Instructor: Mr. Dotzler
Fall Semester 2017
United States History to 1877
Class Time: 10:52-11:52 M-F
Hist 1301 is a survey of the social, political, economic, cultural, and intellectual history of the United States from the pre-Columbian era to the Civil War/Reconstruction period. United States History I includes the study of pre-Columbian, colonial, revolutionary, early national, slavery and sectionalism, and the Civil War/Reconstruction eras. Themes that may be addressed in United States History I include: American settlement and diversity, American culture, religion, civil and human rights, technological change, economic change, immigration and migration, and creation of the federal government.
History 1301 studies the broader questions and trends in American History. We will learn certain historical facts, but understanding theory also enhances our ability to analyze both the continuity and the jolting changes that mark our history.
COURSE OUTCOMES (STUDENT LEARNING OJBECTIVES – SLO’S)
- Create an argument through the use of historical evidence.
- Analyze and interpret primary and secondary sources.
- Analyze the effects of historical, social, political, economic, cultural, and global forces on this period of United States history.
- Critical thinking skills to include creative thinking, innovation, inquiry, and analysis, evaluation and synthesis of information
- Communication skills to include effective written, oral, and visual communication
- Team Work to include the ability to consider different points of view and to work effectively with others to support a shared purpose or goal
- Personal Responsibility to include the ability to connect choices, actions and consequences to ethical decision-making
- Social Responsibility to include intercultural competency, civic knowledge, and the ability to engage effectively in regional, national and global communities
The American Promise: A History of the United States, 4th ed.
PLAGIARISM AND CHEATING
See school handbook.
ELECTRONIC DEVICES POLICY
No electronic devices of any kind may be used during class time without instructor approval. This includes laptop computers, cell phones, smart phones, Bluetooth devices, MP3 players, etc. Please turn off all devices during the class period. Students whose cell phones ring during class will have their phones confiscated.
PREPARATION FOR CLASS:
The nature of this course necessitates that reading assignments be completed prior to class. We will be covering two chapters between tests, and I will proceed at a pace that assumes you have read the material and are prepared to ask and answer questions during class. Students should be prepared for a pop-quiz on the daily readings.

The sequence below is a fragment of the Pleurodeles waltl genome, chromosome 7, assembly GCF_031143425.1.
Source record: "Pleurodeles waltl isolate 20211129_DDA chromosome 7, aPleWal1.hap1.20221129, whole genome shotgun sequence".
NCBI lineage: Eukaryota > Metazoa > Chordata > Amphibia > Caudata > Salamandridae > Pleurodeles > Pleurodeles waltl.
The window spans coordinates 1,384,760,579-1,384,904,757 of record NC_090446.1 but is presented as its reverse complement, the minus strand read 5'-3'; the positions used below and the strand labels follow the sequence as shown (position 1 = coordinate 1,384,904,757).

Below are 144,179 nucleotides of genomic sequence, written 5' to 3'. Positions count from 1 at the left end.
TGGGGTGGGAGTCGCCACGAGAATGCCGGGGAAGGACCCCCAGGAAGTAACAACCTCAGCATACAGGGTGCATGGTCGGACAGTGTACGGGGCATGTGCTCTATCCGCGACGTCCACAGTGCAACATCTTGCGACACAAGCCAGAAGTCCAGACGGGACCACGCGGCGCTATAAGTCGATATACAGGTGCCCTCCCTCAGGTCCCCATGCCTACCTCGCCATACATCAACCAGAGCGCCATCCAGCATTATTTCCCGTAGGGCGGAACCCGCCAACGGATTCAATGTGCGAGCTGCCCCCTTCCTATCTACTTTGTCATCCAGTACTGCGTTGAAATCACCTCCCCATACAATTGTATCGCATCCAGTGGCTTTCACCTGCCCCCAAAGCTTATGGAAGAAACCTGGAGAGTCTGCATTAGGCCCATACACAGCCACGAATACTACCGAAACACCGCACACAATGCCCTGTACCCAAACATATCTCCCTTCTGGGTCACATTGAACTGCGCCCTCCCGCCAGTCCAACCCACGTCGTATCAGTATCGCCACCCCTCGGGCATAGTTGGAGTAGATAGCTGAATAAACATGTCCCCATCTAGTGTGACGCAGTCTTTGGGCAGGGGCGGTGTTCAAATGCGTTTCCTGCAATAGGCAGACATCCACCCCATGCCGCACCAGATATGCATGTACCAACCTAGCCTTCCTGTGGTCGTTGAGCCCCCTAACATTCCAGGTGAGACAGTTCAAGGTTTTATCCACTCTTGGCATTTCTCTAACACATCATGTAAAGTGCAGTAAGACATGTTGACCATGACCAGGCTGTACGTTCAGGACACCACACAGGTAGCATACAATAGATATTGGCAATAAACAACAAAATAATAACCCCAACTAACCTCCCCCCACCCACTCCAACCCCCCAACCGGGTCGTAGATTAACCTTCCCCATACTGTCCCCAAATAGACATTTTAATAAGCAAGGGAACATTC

Tests / Essays 50%
Quizzes / Presentations 30%
Daily Assignments 10%
Students can expect 4 tests per grading period. Each test will cover two chapters. Tests will always be scheduled on a Friday; thus, students must manage their preparation time accordingly.
Students can expect 1 or 2 quizzes per chapter and a weekly geography quiz every Wednesday. Pop quizzes can be expected daily.
There will be a heavy emphasis on writing during this course. Students can expect to write a 300-500 word essay every other week on assigned topics. These writing assignments should be formatted as a standard five-paragraph essay with a thesis statement, three supporting elements, and conclusion.
Each student will be required to select a topic pertaining to U.S. History and make a presentation. The in-class presentation should be 3-5 minutes long. The topic must be approved by the instructor. Students may use power point but the slides should be limited to pictures and bullet comments. Do not write a paragraph and simply read it to the class. These assignments are designed for the students to teach the class.
Because this is a college level course, students can expect to spend on average about one hour per night (five hours per week) on preparation and homework.
PRIMARY AND SECONDARY DOCUMENTS:
Students will analyze and interpret primary and secondary sources.
Dual Credit students will be assigned two additional books during the year (one per semester) and respond to each in the form of a books review and/or book summary.